The entrance to the South Lake Leisure Centre
A number of councillors have urged Armagh City, Banbridge and Craigavon Borough to further explain to the public how the local authority is tackling the problems arising at the South Lake Leisure Centre (SLLC).
The matter was raised at a meeting of Council’s leisure and community services committee on Monday, September 13.
Councillor Catherine Nelson told the committee residents have been in touch with her to complain they have purchased a family ticket but cannot get access to the centre’s facilities.
“This is not a good news story for our centre,” said Cllr Nelson.
“I am aware we are not operating at full capacity, I am aware that COVID-19 has had an impact but what I think we need to do as a council is send a message out to the public that we are aware of the issues and are working on them.
“We need to let them know that where and when we can sort this, we will.
“We should be letting the public know we will be having a focused meeting on this, this week.
“This centre is very special to all members and officers and we want it to work and the best way for that to happen is to respond swiftly to the issue members of the public are bringing to us.”
Council’s head of leisure and community services, Jonathan Hayes, said Council is looking to decrease the limitations on services offered at the SLLC and confirmed this will be discussed at this week’s behind closed doors meeting.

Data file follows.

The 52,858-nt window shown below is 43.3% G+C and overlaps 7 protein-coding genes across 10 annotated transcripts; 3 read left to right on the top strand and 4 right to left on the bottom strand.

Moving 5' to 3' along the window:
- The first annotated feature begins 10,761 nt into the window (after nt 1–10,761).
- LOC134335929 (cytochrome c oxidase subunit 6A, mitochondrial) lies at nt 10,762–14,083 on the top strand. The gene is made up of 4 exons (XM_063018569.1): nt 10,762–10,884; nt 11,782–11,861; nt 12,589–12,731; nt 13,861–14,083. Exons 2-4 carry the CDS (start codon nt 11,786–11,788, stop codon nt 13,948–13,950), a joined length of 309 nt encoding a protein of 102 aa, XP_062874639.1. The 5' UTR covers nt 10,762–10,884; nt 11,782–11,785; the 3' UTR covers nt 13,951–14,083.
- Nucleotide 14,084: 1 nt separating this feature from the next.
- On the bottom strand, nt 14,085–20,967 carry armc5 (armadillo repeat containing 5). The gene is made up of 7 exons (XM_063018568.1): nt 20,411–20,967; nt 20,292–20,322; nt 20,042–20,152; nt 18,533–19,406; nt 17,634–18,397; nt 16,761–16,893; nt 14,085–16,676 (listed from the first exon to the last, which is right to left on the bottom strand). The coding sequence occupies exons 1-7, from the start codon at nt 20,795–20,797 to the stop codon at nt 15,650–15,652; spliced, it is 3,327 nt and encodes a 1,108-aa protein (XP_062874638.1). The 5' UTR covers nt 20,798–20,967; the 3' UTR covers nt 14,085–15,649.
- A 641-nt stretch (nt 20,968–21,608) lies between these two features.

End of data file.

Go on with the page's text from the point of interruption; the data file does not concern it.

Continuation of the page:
Councillor Darryn Causby asked if the restrictions currently in place were required by legislation or if they were self imposed.
He was informed it is a combination of both the legislation and Council’s own risk assessments designed to ensure the safety of both the public and the leisure centre’s staff.
Councillor Causby then indicated he would be content for the matter to be discussed at the behind closed doors meeting but stressed the need for Council to communicate with the general public.
“My concern is our communication around this has not been good,” he said.
"We should be setting out a time line and a plan to get us back into more relaxed conditions and that needs to be a priority.
“I am happy to work through that at a clinic but we need to be setting out a very clear time line and making sure the messaging on this is loud and clear so that the public is under no illusion as to what is happening.
“Effective communication is what avoids the inbox full of emails.”
Acknowledging it is a “delicate balance to strike” to minimise the risk to staff, the committee’s chair, Councillor Keith Haughian said he was of the view it would be important for members to “drill down into these issues” at the private meeting.
Councillor Margaret Tinsley told the chamber the last working group meeting tackling these issues was very useful but warned that as restrictions eased, the problems may grow.
“I feel that since we have started to reduce these restrictions it has snowballed all of these problems,” said Cllr Tinsley.
“My concern is that as we are lifting the restrictions it will give us even more problems.
“I would just like to see how we are going to manage that and deal with it.”
Alderman Ian Burns then asked if family tickets are still being sold before Mr Hayes acknowledged important points have been raised that can be discussed in detail at the private meeting.